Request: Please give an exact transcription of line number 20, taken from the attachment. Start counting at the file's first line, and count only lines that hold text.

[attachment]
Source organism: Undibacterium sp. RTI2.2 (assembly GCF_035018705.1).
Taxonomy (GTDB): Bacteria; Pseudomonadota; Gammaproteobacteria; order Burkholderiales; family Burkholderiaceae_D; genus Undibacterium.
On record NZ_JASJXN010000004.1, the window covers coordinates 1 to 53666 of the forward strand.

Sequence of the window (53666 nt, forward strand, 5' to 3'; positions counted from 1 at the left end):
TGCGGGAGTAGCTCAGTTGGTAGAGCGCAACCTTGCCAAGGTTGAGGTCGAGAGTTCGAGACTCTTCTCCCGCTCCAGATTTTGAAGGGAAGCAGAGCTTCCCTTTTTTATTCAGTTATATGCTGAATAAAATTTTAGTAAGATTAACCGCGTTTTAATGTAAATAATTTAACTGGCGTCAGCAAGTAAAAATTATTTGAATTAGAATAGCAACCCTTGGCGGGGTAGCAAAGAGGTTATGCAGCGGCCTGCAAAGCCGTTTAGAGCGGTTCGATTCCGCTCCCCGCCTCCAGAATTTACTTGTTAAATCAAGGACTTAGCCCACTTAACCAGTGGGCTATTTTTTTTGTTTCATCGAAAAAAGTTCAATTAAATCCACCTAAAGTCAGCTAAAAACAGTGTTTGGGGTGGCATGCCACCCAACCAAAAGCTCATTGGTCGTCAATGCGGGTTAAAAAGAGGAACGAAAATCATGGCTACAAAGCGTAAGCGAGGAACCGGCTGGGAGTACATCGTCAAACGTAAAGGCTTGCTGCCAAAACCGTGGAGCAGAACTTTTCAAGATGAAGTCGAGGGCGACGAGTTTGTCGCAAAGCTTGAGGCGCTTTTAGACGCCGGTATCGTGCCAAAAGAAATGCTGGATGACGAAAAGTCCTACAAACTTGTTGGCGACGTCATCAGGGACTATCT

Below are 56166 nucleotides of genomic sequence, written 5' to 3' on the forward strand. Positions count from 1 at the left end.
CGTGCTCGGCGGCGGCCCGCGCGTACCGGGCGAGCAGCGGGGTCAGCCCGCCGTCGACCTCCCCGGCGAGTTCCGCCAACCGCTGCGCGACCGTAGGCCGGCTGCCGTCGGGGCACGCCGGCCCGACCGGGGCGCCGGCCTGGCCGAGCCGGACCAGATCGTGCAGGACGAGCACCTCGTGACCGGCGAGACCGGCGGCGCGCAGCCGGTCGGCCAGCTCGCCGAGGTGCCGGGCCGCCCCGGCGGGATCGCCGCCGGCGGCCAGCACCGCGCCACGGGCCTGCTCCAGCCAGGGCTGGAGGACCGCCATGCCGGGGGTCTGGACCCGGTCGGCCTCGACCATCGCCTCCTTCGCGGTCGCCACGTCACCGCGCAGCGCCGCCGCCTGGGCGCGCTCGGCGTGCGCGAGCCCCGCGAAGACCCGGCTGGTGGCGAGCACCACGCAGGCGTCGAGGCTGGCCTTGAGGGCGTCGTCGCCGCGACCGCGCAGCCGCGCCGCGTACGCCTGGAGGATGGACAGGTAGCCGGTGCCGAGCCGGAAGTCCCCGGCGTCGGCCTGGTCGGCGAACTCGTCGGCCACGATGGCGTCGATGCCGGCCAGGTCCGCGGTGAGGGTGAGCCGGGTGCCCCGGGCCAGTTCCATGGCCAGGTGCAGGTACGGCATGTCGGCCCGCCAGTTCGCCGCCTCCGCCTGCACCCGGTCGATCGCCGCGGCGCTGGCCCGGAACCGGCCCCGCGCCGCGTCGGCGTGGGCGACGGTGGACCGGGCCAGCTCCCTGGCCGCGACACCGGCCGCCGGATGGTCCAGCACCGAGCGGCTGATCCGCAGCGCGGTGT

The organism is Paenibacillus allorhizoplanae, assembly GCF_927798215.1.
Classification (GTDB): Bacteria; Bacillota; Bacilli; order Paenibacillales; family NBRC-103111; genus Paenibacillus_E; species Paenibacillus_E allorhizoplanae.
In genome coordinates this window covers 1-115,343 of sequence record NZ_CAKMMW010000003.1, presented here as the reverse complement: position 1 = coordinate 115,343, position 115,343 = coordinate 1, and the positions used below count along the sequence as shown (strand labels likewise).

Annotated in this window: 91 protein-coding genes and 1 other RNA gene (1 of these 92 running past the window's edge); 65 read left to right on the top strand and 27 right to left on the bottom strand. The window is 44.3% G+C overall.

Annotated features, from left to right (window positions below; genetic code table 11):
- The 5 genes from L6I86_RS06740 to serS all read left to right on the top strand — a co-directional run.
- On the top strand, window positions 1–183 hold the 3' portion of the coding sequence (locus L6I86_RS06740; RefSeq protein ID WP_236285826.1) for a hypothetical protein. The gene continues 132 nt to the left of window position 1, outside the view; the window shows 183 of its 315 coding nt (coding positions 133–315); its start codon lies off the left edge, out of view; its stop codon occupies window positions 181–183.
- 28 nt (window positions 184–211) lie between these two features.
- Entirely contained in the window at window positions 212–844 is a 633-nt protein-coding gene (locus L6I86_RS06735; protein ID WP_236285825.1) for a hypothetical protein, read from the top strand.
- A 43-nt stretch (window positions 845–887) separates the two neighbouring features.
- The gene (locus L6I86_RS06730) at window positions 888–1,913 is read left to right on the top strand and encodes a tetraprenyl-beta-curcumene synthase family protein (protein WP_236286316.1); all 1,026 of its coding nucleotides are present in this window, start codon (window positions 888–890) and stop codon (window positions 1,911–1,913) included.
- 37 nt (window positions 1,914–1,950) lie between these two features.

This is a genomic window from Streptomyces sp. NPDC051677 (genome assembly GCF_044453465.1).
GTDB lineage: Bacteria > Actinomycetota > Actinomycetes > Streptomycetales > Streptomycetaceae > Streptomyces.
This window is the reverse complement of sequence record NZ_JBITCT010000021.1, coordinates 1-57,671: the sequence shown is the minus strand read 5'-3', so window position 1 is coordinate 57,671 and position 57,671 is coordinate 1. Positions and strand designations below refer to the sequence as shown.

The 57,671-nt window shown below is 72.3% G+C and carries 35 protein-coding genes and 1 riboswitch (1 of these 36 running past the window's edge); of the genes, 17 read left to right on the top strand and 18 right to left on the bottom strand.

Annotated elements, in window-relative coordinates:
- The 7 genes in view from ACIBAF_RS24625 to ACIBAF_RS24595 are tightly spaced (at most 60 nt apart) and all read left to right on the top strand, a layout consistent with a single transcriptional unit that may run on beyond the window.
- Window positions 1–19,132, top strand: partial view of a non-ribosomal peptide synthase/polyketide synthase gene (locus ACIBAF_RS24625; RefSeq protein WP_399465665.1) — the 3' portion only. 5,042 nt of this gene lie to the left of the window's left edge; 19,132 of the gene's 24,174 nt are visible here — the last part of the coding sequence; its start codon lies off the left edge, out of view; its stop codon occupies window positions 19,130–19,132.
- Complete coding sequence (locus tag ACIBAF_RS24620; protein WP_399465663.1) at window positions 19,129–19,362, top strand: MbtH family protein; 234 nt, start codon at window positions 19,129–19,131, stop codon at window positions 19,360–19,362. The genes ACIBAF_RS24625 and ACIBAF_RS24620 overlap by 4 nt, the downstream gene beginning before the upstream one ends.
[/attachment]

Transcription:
This is a genomic window from Streptomyces sp. NPDC051677 (genome assembly GCF_044453465.1).